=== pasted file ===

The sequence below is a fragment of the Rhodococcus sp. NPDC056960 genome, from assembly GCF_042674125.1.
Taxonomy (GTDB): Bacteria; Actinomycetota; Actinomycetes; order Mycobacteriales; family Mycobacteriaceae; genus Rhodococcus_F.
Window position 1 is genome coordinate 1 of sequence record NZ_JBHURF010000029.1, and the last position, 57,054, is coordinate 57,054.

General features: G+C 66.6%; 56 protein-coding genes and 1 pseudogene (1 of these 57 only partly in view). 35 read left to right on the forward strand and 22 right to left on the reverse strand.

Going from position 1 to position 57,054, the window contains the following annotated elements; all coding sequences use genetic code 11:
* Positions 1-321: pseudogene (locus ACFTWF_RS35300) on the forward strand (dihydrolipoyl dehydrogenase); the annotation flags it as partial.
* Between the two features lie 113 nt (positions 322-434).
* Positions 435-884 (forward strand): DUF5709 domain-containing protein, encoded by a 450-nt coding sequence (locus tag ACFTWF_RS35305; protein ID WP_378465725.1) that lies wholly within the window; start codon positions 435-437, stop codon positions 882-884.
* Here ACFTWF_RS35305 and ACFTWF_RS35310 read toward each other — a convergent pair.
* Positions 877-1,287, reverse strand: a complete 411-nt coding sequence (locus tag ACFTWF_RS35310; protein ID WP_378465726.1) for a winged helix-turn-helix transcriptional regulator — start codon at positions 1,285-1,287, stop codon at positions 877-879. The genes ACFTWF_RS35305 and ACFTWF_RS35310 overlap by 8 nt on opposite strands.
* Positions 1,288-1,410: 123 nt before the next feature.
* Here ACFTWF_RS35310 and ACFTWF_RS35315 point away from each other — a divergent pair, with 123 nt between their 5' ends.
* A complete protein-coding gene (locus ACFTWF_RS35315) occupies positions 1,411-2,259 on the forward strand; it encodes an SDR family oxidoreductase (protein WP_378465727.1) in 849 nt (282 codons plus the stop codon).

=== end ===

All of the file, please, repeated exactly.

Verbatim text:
The sequence below is a fragment of the Rhodococcus sp. NPDC056960 genome, from assembly GCF_042674125.1.
Taxonomy (GTDB): Bacteria; Actinomycetota; Actinomycetes; order Mycobacteriales; family Mycobacteriaceae; genus Rhodococcus_F.
Window position 1 is genome coordinate 1 of sequence record NZ_JBHURF010000029.1, and the last position, 57,054, is coordinate 57,054.

General features: G+C 66.6%; 56 protein-coding genes and 1 pseudogene (1 of these 57 only partly in view). 35 read left to right on the forward strand and 22 right to left on the reverse strand.

Going from position 1 to position 57,054, the window contains the following annotated elements; all coding sequences use genetic code 11:
* Positions 1-321: pseudogene (locus ACFTWF_RS35300) on the forward strand (dihydrolipoyl dehydrogenase); the annotation flags it as partial.
* Between the two features lie 113 nt (positions 322-434).
* Positions 435-884 (forward strand): DUF5709 domain-containing protein, encoded by a 450-nt coding sequence (locus tag ACFTWF_RS35305; protein ID WP_378465725.1) that lies wholly within the window; start codon positions 435-437, stop codon positions 882-884.
* Here ACFTWF_RS35305 and ACFTWF_RS35310 read toward each other — a convergent pair.
* Positions 877-1,287, reverse strand: a complete 411-nt coding sequence (locus tag ACFTWF_RS35310; protein ID WP_378465726.1) for a winged helix-turn-helix transcriptional regulator — start codon at positions 1,285-1,287, stop codon at positions 877-879. The genes ACFTWF_RS35305 and ACFTWF_RS35310 overlap by 8 nt on opposite strands.
* Positions 1,288-1,410: 123 nt before the next feature.
* Here ACFTWF_RS35310 and ACFTWF_RS35315 point away from each other — a divergent pair, with 123 nt between their 5' ends.
* A complete protein-coding gene (locus ACFTWF_RS35315) occupies positions 1,411-2,259 on the forward strand; it encodes an SDR family oxidoreductase (protein WP_378465727.1) in 849 nt (282 codons plus the stop codon).